Ladbrokes called out for unscrupulous customer practices

Ladbrokes called out for unscrupulous customer practices

U.K.-based Ladbrokes is coming under fire by a growing number of gamblers and this has the potential to spill over into channels. The sportsbook is being accused of manipulating the sports gambling industry by coercing certain gamblers to bet more while making it virtually impossible for others to place a bet. If any rigging took place, gambling regulators will have a field day with the company, especially in light of the attention the industry is currently receiving.

Ladbrokes called out for unscrupulous customer practicesAccording to a report by the Daily Record, Ladbrokes successfully profiled gamblers and shut down the accounts of those bettors who proved to be proficient at the activity. At the same time, the company was profiling less skilled gamblers and targeted them in order to convince them to bet more. According to the Sunday Mail, it was able to get its hands on inside documents that conclusively proves what was going on behind closed doors.

The Scottish media outlet asserts that Ladbrokes has been conducting “client risk” assessments in order to create profiles on accounts use a “stake factor band.” VIP or HVC clients (HVC possibly referring to High Value Customer) have been encouraged to wager up to five times the amount they initially intended, coerced by Ladbrokes use of promotional free bets, complimentary tickets and special odds. In some instances, customers have even been given cash-back offers after incurring significant losses in order to keep them gambling.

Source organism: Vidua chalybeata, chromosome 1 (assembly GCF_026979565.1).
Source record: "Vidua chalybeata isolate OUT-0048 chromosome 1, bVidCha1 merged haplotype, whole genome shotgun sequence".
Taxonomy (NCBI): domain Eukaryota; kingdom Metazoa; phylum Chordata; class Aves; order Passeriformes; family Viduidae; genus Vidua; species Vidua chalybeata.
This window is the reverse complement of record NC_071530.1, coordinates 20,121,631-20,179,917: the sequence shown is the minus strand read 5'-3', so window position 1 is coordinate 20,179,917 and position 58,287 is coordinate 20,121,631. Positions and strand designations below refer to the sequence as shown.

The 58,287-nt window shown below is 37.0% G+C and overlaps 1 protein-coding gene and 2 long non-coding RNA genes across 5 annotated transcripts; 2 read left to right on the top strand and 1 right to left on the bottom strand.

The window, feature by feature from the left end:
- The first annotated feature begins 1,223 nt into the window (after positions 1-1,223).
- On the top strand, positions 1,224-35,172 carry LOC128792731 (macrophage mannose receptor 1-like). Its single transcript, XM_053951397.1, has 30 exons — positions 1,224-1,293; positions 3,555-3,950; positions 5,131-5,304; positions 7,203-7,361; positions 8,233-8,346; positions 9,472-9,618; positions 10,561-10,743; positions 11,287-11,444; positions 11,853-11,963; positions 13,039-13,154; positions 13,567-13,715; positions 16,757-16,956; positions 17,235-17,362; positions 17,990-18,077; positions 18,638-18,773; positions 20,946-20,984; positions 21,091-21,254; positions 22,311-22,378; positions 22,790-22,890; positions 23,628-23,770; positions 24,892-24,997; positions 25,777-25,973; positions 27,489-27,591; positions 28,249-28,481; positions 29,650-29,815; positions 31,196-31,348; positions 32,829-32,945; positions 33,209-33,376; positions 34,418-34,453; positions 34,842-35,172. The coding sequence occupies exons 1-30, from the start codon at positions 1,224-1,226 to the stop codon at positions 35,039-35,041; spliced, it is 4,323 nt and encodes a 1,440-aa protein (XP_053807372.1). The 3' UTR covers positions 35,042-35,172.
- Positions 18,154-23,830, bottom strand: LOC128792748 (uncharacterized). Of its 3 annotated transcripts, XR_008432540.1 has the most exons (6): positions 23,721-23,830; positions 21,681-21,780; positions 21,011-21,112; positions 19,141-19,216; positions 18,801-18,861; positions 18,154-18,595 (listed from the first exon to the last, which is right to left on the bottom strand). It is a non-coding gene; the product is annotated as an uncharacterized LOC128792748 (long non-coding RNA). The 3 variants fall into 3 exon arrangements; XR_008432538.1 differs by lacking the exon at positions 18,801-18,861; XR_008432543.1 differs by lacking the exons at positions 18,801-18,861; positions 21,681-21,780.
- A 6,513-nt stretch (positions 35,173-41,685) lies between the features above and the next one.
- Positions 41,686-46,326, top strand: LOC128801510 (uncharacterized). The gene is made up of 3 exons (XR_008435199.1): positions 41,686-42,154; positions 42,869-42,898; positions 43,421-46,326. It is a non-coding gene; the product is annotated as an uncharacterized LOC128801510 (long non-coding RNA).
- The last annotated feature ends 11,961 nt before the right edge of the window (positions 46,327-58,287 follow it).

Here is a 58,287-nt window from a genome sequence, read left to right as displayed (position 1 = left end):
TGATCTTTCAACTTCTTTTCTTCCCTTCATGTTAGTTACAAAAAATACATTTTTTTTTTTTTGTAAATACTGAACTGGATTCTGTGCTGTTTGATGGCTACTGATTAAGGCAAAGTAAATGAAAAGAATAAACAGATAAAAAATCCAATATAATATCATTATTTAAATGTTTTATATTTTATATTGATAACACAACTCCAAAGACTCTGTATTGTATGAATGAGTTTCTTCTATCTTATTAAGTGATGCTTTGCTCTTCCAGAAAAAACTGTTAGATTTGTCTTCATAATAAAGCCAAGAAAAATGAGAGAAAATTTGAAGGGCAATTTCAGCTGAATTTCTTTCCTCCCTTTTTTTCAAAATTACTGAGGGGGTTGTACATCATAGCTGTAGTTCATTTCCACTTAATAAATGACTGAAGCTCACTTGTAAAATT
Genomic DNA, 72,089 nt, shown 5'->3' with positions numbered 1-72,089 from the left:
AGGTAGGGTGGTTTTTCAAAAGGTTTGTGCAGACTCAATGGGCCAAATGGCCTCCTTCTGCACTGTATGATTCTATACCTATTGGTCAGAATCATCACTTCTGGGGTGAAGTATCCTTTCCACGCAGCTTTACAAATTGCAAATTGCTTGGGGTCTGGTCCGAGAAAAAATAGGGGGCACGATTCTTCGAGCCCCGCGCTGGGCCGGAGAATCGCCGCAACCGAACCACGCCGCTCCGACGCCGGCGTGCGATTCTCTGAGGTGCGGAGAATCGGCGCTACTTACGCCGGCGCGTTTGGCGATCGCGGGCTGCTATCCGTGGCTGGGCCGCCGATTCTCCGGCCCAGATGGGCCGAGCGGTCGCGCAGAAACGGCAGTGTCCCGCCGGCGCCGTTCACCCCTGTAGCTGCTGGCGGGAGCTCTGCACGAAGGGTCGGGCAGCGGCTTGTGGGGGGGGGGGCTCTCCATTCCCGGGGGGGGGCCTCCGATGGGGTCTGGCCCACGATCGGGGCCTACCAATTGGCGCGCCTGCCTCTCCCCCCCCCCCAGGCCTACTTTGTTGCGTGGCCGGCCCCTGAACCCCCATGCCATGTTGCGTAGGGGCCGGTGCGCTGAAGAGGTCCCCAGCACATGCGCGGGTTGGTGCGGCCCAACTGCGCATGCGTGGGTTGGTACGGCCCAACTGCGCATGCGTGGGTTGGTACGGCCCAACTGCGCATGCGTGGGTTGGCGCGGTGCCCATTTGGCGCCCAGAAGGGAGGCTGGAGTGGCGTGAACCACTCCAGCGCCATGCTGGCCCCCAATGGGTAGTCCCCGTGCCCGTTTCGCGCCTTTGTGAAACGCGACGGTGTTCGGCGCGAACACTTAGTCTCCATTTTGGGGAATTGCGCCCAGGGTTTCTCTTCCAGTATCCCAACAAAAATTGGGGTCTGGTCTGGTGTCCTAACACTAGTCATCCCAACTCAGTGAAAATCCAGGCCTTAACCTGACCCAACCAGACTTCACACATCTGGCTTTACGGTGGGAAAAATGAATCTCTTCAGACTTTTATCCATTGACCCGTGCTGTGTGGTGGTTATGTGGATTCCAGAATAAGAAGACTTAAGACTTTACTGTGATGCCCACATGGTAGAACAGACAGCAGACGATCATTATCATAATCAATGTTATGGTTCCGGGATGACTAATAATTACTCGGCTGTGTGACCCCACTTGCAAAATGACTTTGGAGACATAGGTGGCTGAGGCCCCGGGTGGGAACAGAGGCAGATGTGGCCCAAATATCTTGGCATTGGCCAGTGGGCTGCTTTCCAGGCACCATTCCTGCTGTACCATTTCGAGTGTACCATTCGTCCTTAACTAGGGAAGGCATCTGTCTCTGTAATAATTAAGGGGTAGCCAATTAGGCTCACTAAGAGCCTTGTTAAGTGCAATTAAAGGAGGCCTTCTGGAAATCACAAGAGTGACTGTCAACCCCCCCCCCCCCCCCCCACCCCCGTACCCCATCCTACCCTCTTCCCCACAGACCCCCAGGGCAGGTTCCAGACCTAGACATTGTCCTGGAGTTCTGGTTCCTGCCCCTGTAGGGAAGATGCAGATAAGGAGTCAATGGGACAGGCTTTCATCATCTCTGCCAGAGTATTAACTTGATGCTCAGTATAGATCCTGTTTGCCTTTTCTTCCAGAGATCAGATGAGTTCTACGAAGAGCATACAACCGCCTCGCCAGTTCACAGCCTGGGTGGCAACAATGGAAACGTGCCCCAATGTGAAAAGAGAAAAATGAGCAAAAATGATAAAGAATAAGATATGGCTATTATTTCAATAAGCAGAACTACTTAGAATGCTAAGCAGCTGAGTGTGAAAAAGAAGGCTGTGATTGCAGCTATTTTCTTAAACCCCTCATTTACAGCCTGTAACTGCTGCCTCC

At the opposite end, those who were winning saw their wager options and amounts severely limited.

The documents uncovered by the media outlet assert, “Client Risk is responsible for assessing customers and allocating an appropriate Stake Factor, where SF is an indication of customer value.” They add that the Stake Factor” is used to determine the percentage of a standard bet that is allowed by a customer. New accounts were given a rating of “1.00,” allowing them to bet any amount they wanted. That rating changed quickly depending on the success of the bettor, giving Ladbrokes the ability to control how much was wagered.

Ladbrokes has reportedly said that the documents refer to an antiquated system previously used by the company, but asserts that it is no longer in place. It states, “The document you have been given is five years old and was a business spec for a third party that Ladbrokes was in conversation with at the time. It does not have any relevance to our current trading platform… A minority of customers experience restrictions on certain bets for risk management purposes. Stake factoring is a standard risk management approach used by the majority of betting operators.”